There is a wealth of literary magazines that fall into this category. These are the journals that might not be available on the shelf of your local bookstore. But they are highly respected in the literary community, they have a stable readership, and they look darn good on your resume. Many of the works from these journals routinely make it into Pushcart Prize, O’Henry, and Best American anthologies. Here again, you’ll want to make sure that all the journals you submit to fall in the same place on your Scale of Personal Happiness. Would you be equally delighted to get an acceptance from Antioch Review as you would from Missouri Review? Would you do the happy dance to Cimarron Review as you would to Prairie Schooner? If so, then go ahead and send your work to several of these journals in one batch. (For advice on how to identify journals that are a good fit for you, see "The Submitter's Dilemma: Choosing the Right Literary Magazine for Your Work.")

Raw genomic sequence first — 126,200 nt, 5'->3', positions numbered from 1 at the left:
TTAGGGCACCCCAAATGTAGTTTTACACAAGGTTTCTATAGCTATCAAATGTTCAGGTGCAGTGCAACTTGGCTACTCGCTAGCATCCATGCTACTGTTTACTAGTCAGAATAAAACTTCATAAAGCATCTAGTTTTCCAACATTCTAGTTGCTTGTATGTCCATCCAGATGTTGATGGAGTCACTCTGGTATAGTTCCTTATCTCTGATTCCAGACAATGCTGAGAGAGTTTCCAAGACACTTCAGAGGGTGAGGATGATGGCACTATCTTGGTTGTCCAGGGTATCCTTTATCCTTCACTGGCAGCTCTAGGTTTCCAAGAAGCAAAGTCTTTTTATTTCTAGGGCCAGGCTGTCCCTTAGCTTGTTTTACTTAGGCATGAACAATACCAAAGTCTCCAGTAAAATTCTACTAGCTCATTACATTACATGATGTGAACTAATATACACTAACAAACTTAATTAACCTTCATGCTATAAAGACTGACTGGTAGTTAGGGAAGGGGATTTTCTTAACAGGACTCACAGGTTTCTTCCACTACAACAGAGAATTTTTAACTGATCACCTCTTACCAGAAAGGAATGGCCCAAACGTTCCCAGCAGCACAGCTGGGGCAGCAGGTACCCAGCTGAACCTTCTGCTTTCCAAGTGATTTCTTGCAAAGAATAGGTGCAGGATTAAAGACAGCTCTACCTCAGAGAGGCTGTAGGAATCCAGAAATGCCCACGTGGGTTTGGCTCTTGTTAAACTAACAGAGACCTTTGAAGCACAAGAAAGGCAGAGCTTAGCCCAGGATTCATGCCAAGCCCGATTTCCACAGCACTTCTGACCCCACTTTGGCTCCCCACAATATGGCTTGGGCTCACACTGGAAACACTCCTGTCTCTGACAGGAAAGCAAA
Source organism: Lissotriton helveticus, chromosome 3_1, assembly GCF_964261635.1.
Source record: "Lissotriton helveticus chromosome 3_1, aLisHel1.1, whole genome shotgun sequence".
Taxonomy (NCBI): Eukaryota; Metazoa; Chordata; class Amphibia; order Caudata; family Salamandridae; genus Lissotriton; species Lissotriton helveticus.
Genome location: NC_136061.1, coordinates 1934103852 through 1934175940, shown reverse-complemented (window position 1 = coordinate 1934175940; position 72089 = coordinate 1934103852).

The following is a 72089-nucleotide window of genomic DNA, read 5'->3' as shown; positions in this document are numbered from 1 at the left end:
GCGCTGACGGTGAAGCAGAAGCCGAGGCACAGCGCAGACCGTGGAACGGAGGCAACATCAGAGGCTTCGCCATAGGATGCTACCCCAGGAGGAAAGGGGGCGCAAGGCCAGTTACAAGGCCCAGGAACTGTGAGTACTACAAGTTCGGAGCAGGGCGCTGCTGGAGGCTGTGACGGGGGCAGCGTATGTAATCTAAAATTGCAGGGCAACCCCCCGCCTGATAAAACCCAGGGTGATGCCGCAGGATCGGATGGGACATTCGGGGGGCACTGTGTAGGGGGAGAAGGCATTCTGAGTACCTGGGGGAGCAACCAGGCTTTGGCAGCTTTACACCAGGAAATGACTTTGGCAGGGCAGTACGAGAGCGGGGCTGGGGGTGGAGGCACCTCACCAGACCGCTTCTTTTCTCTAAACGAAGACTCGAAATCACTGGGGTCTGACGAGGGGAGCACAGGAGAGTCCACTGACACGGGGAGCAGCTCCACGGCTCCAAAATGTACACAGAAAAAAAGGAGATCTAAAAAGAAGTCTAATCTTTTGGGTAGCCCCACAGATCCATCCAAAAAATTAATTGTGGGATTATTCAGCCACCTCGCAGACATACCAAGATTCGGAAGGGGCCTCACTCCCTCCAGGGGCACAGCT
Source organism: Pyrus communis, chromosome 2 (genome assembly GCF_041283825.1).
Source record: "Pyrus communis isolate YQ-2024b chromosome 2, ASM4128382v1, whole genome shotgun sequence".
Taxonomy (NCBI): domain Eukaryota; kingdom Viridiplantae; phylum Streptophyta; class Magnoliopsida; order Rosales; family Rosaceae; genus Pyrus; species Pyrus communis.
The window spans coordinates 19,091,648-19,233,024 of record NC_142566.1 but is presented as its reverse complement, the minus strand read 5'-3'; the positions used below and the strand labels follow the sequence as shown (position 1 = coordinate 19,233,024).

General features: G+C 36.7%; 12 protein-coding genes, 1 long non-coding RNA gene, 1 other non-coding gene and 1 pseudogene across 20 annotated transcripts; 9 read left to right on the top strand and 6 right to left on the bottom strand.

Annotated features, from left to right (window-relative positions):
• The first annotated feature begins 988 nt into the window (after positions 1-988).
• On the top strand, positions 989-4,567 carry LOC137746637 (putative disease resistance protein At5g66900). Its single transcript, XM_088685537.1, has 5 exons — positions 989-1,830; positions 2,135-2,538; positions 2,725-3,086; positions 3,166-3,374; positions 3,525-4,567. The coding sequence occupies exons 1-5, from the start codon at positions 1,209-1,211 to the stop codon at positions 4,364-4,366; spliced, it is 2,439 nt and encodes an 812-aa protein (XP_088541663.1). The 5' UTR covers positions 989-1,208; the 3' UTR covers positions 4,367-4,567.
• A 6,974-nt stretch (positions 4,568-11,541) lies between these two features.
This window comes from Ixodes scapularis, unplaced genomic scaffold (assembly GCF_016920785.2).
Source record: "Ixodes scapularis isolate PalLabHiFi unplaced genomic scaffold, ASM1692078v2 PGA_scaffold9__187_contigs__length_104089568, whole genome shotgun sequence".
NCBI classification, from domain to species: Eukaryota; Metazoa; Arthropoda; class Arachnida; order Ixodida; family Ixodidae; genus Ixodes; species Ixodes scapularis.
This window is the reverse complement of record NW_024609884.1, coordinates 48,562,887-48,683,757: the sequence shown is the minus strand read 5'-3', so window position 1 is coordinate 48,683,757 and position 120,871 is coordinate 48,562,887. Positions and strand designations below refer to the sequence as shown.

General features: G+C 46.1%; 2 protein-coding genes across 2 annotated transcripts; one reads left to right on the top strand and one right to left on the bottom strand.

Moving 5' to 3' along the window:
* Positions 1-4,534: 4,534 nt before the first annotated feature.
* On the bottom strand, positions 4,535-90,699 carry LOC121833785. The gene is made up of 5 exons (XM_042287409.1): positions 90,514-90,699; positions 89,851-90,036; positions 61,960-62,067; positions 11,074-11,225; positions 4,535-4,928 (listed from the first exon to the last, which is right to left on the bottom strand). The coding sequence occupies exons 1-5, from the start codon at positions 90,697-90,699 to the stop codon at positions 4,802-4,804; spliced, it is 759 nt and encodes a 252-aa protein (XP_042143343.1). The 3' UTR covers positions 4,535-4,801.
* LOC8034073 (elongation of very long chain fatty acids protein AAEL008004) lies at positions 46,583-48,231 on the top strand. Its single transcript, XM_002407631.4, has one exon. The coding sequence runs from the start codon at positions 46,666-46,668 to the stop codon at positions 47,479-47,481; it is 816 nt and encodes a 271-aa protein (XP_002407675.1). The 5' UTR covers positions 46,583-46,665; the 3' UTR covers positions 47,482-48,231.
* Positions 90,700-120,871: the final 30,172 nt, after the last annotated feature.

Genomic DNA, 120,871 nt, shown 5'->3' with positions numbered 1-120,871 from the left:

Don’t forget contests!
Many contests offer money as a prize, but do not publish your work. Some contests also might not care if your work has been published elsewhere. If you want to submit to multiple places at once, but also keep the doors open on multiple opportunities, try submitting to contests and grants that don’t publish your work at the same time that you submit to the journals of your choice. This way your work won’t grow dusty inside your desk drawer, and you’re also not risking missing potentially good opportunities.
Your third, fourth, fifth, sixth…hundredth round of submissions.
Getting discouraged about rejections would be like playing basketball and getting upset about every missed jump shot. Okay, it doesn’t feel great. But the clock’s still running so you’ve got to keep your head in the game. If your work has been rejected from your top thirty dream journals, don’t sweat it. There are hundreds upon hundreds of other journals for your work. And guess what? Getting published, no matter how as-yet-unknown the journal, enlivens your little writer’s heart, gives you the stamina to keep going, and gives your resume a boost. Plus you never know how big-time that journal will one day become, who will read that journal and notice your work, or what will become of the connection you make with an editor. So after you get rejected by your first round of submissions, keep going! And be sure to read Lynne Barrett's incredibly helpful article, "What Editors Want; A Must-Read for Writers Submitting to Literary Magazines."
How do you know which tier a journal falls into?